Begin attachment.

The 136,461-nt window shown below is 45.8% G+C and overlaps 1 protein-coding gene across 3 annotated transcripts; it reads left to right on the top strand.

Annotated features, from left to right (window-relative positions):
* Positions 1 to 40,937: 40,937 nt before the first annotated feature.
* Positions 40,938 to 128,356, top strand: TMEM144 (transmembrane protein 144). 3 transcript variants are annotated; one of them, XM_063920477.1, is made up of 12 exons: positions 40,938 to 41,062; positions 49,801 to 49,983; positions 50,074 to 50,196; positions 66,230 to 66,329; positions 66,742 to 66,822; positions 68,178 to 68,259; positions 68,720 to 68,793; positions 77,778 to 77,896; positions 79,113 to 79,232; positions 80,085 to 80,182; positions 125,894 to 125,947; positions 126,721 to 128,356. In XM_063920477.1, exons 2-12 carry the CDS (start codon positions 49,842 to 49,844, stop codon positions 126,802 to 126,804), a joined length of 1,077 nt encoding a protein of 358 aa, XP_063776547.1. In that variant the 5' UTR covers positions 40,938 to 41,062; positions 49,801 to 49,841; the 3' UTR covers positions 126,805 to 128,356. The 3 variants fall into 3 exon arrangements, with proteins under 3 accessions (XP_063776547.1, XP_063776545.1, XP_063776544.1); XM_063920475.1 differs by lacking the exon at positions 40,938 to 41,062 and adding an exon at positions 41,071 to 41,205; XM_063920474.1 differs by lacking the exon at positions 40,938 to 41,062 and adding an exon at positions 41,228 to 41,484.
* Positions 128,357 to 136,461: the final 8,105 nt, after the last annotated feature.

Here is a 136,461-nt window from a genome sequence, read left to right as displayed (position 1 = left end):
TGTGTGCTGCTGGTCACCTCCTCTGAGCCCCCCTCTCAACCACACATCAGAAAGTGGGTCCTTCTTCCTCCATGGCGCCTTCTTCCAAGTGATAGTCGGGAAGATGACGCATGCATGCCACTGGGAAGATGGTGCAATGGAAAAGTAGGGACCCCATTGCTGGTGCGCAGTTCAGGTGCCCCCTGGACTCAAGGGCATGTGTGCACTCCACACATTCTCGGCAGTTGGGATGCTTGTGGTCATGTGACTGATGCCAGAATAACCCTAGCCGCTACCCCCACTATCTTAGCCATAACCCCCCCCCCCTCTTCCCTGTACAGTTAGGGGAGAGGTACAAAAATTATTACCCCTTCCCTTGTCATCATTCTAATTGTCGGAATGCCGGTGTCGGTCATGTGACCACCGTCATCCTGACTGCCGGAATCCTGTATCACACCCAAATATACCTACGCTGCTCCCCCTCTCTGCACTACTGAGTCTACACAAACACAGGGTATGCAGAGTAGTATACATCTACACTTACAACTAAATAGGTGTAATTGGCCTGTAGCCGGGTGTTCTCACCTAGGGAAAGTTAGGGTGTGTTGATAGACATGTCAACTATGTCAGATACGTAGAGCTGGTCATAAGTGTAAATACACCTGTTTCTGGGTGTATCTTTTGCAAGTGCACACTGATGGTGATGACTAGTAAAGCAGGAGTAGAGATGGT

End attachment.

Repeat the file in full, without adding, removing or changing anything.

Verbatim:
The 136,461-nt window shown below is 45.8% G+C and overlaps 1 protein-coding gene across 3 annotated transcripts; it reads left to right on the top strand.

Annotated features, from left to right (window-relative positions):
* Positions 1 to 40,937: 40,937 nt before the first annotated feature.
* Positions 40,938 to 128,356, top strand: TMEM144 (transmembrane protein 144). 3 transcript variants are annotated; one of them, XM_063920477.1, is made up of 12 exons: positions 40,938 to 41,062; positions 49,801 to 49,983; positions 50,074 to 50,196; positions 66,230 to 66,329; positions 66,742 to 66,822; positions 68,178 to 68,259; positions 68,720 to 68,793; positions 77,778 to 77,896; positions 79,113 to 79,232; positions 80,085 to 80,182; positions 125,894 to 125,947; positions 126,721 to 128,356. In XM_063920477.1, exons 2-12 carry the CDS (start codon positions 49,842 to 49,844, stop codon positions 126,802 to 126,804), a joined length of 1,077 nt encoding a protein of 358 aa, XP_063776547.1. In that variant the 5' UTR covers positions 40,938 to 41,062; positions 49,801 to 49,841; the 3' UTR covers positions 126,805 to 128,356. The 3 variants fall into 3 exon arrangements, with proteins under 3 accessions (XP_063776547.1, XP_063776545.1, XP_063776544.1); XM_063920475.1 differs by lacking the exon at positions 40,938 to 41,062 and adding an exon at positions 41,071 to 41,205; XM_063920474.1 differs by lacking the exon at positions 40,938 to 41,062 and adding an exon at positions 41,228 to 41,484.
* Positions 128,357 to 136,461: the final 8,105 nt, after the last annotated feature.

Here is a 136,461-nt window from a genome sequence, read left to right as displayed (position 1 = left end):
TGTGTGCTGCTGGTCACCTCCTCTGAGCCCCCCTCTCAACCACACATCAGAAAGTGGGTCCTTCTTCCTCCATGGCGCCTTCTTCCAAGTGATAGTCGGGAAGATGACGCATGCATGCCACTGGGAAGATGGTGCAATGGAAAAGTAGGGACCCCATTGCTGGTGCGCAGTTCAGGTGCCCCCTGGACTCAAGGGCATGTGTGCACTCCACACATTCTCGGCAGTTGGGATGCTTGTGGTCATGTGACTGATGCCAGAATAACCCTAGCCGCTACCCCCACTATCTTAGCCATAACCCCCCCCCCCTCTTCCCTGTACAGTTAGGGGAGAGGTACAAAAATTATTACCCCTTCCCTTGTCATCATTCTAATTGTCGGAATGCCGGTGTCGGTCATGTGACCACCGTCATCCTGACTGCCGGAATCCTGTATCACACCCAAATATACCTACGCTGCTCCCCCTCTCTGCACTACTGAGTCTACACAAACACAGGGTATGCAGAGTAGTATACATCTACACTTACAACTAAATAGGTGTAATTGGCCTGTAGCCGGGTGTTCTCACCTAGGGAAAGTTAGGGTGTGTTGATAGACATGTCAACTATGTCAGATACGTAGAGCTGGTCATAAGTGTAAATACACCTGTTTCTGGGTGTATCTTTTGCAAGTGCACACTGATGGTGATGACTAGTAAAGCAGGAGTAGAGATGGT